What were you doing in 1998? While the country was turning over a presidency from Ramos to Estrada, and the U.S. was busy with its Clinton scandal and the approval of Viagra – not necessarily in the same order – Honda Cars Philippines brought in a legendary Civic amid the agricultural dry spell, the Civic SiR.
I was merely a grade school student back then and frankly, I couldn’t care less about the technical specifics of car that I casually heard from my brothers. But I clearly remember the SiR’s clean looks, the rowdy VTEC mill, and all the attention it got whenever one cruised by.
It was only when I reached puberty that I understood the greatness of the Civic SiR, especially with tuners, and I could say that I am one of those fanboys who have developed an affection for the Civic nameplate ever since. Class-leading horsepower rating, double-wishbone suspension, and manual gearbox right off the showroom – what’s not to love?
But then again, the subsequent versions of the Civic after the EK era weren’t really the outstanding, at least for me. My adoration for the nameplate waned over the years and my attainable dream car transitioned over to another Japanese rally racer with a star-spangled emblem. Sure, the Civic FD, with its 2.0-liter goodness and clean white pearl finish, was noteworthy, but it never did win my heart back into the cult of Civic.
Not until 2017. After almost 20 years, Honda did it again and launched another Civic to win the hearts of motoring enthusiasts and regular car shoppers alike, myself included. And it isn’t just a regular Civic – it’s the very first Honda Civic Type R in the Philippines. Finally, a legit and official red H badge; not just any knock-off from your suking auto parts store.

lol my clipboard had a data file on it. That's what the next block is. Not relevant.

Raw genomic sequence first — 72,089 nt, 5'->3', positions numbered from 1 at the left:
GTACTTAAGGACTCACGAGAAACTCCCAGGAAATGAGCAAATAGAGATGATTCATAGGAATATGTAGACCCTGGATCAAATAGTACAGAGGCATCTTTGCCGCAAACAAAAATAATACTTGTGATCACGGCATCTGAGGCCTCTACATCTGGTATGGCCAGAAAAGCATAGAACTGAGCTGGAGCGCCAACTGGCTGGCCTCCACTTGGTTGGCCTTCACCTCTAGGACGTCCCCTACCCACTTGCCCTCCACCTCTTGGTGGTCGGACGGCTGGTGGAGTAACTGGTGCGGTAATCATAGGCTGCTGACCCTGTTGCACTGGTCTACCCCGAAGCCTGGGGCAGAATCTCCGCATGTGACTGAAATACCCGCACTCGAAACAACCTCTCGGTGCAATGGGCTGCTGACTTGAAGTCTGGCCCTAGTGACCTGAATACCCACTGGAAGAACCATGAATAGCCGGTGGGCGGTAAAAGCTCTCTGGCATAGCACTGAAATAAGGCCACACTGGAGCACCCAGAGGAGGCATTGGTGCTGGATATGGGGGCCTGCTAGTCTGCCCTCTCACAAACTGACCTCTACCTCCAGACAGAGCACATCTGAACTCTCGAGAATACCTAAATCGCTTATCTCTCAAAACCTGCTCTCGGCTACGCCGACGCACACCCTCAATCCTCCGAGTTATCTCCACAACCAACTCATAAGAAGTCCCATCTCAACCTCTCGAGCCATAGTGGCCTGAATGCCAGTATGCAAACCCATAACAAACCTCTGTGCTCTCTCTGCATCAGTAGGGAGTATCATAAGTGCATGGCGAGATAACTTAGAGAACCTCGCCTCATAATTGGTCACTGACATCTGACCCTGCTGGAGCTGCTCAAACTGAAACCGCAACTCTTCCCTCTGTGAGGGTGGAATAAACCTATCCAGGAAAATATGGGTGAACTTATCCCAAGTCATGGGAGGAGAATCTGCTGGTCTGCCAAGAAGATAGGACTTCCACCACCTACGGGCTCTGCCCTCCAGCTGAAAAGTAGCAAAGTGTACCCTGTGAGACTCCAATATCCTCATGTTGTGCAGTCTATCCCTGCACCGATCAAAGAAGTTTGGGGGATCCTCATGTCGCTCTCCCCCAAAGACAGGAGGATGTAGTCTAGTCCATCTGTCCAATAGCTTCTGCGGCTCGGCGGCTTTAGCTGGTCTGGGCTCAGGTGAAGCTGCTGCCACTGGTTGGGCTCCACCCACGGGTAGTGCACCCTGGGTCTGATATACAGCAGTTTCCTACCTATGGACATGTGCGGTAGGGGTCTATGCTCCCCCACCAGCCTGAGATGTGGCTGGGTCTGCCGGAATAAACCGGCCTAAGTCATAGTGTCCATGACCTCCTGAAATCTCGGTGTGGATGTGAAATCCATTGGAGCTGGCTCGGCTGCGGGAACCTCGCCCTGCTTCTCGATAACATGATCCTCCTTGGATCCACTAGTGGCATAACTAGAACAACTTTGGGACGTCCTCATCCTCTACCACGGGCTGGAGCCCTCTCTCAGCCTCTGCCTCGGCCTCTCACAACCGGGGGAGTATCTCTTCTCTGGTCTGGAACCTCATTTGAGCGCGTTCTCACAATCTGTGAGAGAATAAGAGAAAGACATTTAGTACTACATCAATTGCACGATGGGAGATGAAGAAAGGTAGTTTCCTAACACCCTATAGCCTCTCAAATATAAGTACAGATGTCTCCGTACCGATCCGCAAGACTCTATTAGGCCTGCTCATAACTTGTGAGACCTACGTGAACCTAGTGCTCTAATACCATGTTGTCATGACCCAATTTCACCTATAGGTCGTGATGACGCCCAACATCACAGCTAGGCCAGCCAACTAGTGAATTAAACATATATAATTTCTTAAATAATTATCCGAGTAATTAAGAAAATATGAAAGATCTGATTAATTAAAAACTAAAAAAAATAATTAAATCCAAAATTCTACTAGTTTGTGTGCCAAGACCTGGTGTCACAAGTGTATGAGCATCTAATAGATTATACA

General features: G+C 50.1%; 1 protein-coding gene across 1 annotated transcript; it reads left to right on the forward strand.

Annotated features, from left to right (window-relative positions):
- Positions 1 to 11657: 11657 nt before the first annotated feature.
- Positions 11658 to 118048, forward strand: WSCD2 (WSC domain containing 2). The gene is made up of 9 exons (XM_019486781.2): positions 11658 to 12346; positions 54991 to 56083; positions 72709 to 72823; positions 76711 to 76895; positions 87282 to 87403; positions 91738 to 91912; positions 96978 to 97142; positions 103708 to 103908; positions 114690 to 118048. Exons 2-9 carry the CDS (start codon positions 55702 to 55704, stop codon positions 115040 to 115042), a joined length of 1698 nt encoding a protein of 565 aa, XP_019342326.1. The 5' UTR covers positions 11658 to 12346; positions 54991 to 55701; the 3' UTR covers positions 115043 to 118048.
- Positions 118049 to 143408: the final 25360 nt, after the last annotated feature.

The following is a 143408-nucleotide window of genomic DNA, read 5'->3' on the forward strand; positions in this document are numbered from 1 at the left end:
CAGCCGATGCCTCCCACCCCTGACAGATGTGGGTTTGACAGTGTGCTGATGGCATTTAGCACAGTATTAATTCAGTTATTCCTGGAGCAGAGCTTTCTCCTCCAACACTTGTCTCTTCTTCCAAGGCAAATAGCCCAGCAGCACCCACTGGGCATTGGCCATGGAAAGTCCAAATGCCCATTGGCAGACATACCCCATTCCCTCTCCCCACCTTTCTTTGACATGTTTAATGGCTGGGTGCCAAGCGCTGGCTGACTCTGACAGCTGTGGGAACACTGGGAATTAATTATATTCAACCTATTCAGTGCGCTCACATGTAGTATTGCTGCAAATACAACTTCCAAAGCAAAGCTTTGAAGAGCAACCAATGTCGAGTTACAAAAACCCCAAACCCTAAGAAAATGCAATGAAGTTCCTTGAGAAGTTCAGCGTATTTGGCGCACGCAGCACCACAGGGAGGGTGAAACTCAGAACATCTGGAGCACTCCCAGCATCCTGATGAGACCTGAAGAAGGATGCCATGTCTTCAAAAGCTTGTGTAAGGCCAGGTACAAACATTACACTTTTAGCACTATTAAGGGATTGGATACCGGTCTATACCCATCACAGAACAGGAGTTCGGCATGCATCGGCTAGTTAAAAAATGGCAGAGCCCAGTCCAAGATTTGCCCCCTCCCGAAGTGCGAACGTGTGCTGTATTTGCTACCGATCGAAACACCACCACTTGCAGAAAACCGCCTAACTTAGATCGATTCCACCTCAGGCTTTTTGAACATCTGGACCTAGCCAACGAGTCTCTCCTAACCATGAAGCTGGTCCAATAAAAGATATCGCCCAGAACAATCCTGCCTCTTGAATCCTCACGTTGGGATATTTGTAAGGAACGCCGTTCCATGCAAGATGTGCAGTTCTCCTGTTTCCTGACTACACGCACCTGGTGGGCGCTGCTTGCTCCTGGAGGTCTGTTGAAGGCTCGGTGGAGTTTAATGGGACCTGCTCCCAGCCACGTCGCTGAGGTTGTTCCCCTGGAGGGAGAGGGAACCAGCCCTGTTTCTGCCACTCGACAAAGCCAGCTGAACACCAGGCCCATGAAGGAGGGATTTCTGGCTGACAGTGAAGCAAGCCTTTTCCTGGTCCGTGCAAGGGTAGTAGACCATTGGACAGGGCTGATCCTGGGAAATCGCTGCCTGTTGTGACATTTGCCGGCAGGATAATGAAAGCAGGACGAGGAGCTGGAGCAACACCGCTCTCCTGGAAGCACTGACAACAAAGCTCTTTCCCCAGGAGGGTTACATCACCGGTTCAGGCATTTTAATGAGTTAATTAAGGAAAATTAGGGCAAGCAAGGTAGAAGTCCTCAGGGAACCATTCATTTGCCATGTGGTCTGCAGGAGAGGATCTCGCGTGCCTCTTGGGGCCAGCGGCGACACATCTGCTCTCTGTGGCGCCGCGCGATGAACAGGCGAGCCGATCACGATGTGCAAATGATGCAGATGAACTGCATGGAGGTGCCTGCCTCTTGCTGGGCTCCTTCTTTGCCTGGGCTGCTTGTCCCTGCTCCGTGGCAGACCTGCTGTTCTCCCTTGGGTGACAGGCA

Even better, I have the chance to take it out on a spin as part of my duties as a motoring journalist – and so I did. Several times. And boy, it didn’t disappoint.
As a matter of fact, it’s still in my garage right now as I write this story since it got stuck with me because of the enhanced community quarantine. Not that I’m complaining, really. It’s nice to have a really nice car for my supply runs, reaching the supermarket and back home as fast as I can.
With a 2.0L turbocharged engine under its hood, connected to a short-throw six-speed manual gearbox, the Civic Type R is a joy to drive. It’s a record-breaking vehicle, so you should expect nothing less from it in terms of performance.
But the Civic Type R isn’t without flaws. Its practicality is questionable, although I tend to consider it as a practical sports car – something the wife would approve of. It has four doors, can seat four legally, with ample trunk space since it’s a hatchback. Yet, it’s a bit cumbersome to drive daily. As expected, it has stiff steering and suspension setups, plus I often find myself buried onto the seat more often than not because of the surge of torque upon nearing the redline. The bolstered seats inhibit easy ingress, as well.
Another huge flaw I noticed inside the Civic Type R is the plethora of suede-like materials used. They look and feel quite good, but I believe they’re hard to maintain and can deteriorate faster than the usual leather or fabric upholstery. The media unit I have right now proves that.
Fuel consumption is a bit expected, I’ve managed to fill its tank once after my initial tests three weeks ago, averaging 7.5 km/L at an average speed of 37 km/h; but then again, mobility is limited due to the lockdown, so there’s that.
To tell you the truth, the Civic Type R has been on the top of my dream car list ever since its launch in the Philippines, and having this car for a month now (and counting) is the closest thing to owning one. I get to live with the car, and notice even the slightest nuances.
But three years on, and after several test drives, it still sits prettily on top – peculiarities and flaws included. If the Civic SiR was the breakthrough Honda when I was a kid, the Civic Type R is its modern counterpart in my book. And it’s a refreshing thought that I actually have the means to buy one in the near future.